The number of patients suffering from heart disorders is increasing everyday and the demand for donor hearts far exceeds the supply. Scientists at the University of Pittsburgh School of Medicine seem to have come up with a potential solution for this problem by creating a beating heart tissue using cells from human skin sample. The research team uses induced Pluripotent Stem Cells (iPSC) derived by reverse engineering fibroblasts from human skin sample. These iPSCs are treated with special growth factors to create Multipotential Cardiovascular Progenitor (MCP) cells which are then used to repopulate a scaffold of a mouse heart.
These MCPs can differentiate into cardiomyocytes, endothelial cells and smooth muscle cells used by the heart. The mouse heart scaffold, apart from providing support sends out signals to guide MCPs become specialized cells needed for proper heart function.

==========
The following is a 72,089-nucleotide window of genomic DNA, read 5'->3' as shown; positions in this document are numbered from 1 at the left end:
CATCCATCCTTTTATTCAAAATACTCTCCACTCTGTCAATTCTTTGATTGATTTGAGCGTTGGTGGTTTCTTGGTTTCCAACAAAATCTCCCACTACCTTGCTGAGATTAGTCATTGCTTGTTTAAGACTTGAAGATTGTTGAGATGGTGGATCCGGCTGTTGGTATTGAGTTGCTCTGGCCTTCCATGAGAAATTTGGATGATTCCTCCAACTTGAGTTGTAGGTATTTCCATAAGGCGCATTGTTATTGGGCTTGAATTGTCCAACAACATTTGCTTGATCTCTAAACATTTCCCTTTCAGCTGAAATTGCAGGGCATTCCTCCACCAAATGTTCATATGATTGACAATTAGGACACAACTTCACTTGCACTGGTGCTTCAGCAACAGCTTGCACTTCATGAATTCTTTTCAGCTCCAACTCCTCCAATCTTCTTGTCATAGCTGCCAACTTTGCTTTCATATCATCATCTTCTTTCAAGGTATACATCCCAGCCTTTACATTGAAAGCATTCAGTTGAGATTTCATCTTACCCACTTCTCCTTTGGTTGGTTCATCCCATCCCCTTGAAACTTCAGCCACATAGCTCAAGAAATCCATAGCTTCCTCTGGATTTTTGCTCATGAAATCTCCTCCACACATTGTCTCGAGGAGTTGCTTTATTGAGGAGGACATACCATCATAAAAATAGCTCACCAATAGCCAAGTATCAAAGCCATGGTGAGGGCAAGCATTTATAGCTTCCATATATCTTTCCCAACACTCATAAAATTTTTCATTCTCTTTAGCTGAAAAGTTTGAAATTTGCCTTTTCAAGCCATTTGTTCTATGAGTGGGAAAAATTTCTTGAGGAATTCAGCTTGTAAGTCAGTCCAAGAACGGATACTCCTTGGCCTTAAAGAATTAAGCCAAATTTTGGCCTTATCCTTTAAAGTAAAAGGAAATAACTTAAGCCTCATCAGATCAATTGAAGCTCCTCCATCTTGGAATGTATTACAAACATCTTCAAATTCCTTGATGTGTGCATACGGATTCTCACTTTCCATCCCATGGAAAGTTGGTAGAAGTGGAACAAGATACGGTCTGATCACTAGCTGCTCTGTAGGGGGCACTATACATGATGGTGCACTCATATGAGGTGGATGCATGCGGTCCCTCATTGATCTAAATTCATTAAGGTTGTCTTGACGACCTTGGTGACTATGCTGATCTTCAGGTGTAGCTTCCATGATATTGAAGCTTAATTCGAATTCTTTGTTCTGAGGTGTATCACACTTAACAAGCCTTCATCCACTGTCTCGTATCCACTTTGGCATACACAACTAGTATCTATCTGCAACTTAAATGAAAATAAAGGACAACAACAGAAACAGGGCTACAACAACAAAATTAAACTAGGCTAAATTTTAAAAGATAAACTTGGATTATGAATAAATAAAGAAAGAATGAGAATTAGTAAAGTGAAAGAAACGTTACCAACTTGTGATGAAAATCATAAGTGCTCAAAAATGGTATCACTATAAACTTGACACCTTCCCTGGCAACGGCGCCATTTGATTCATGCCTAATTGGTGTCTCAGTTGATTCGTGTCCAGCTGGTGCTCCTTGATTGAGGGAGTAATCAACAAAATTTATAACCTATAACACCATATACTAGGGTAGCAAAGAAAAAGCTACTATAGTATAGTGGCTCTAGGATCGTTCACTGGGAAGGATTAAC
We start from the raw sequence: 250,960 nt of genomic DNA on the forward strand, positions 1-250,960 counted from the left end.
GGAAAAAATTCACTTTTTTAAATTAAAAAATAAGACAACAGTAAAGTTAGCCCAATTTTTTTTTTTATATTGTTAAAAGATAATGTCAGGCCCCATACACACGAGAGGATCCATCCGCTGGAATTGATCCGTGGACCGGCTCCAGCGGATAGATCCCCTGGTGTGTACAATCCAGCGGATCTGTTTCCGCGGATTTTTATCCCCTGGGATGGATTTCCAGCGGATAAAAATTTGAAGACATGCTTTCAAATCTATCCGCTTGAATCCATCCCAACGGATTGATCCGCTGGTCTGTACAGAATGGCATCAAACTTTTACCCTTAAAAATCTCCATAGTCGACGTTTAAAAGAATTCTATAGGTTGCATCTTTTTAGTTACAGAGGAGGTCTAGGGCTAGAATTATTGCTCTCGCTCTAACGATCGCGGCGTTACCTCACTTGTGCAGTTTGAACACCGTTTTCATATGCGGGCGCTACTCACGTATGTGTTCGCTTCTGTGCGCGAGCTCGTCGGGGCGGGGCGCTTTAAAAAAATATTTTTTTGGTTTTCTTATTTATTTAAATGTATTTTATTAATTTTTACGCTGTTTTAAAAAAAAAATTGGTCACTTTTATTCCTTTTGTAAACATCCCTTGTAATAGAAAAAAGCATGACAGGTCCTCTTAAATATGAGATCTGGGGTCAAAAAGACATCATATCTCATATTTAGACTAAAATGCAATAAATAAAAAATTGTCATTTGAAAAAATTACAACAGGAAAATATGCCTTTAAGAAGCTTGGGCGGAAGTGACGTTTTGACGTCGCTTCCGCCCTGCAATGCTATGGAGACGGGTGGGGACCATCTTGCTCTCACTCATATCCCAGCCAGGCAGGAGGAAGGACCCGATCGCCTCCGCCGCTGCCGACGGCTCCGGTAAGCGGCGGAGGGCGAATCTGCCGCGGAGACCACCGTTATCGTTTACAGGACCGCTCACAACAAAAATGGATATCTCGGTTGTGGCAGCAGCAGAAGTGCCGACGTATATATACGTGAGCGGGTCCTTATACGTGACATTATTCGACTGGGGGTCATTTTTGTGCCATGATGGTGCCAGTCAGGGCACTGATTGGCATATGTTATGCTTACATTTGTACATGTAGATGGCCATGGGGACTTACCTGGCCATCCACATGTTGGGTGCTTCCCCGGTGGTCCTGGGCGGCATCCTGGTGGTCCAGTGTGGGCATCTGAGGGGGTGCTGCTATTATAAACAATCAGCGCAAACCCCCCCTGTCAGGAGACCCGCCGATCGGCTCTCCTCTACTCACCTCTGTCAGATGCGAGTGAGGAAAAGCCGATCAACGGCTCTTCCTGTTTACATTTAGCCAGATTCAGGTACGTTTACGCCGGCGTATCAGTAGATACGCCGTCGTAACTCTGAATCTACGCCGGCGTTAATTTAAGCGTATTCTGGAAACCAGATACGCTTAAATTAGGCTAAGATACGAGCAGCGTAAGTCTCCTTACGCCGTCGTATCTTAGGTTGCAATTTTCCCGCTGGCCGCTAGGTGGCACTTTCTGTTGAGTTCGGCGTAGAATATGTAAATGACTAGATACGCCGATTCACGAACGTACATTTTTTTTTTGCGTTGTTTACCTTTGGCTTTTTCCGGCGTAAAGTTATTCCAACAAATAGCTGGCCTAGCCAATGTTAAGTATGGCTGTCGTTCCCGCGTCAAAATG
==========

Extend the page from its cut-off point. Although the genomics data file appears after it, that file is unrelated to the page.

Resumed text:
Scientists were able to successfully rebuild the mouse heart with human cells within a few weeks. The regenerated heart also gained the ability to contract at a rate of 40 to 50 beats per minute, albeit weaker than an actual human heart. This has opened a whole new avenue for further research concentrating on achieving stronger contractions enough to pump blood throughout the body, developing models to test drugs and developing tailor made heart tissue patches or a complete heart for repair or transplantation in patients by using their own skin cells.
Further information on this research is available on Nature Communications.
Source: UPMC , Image: National Geographic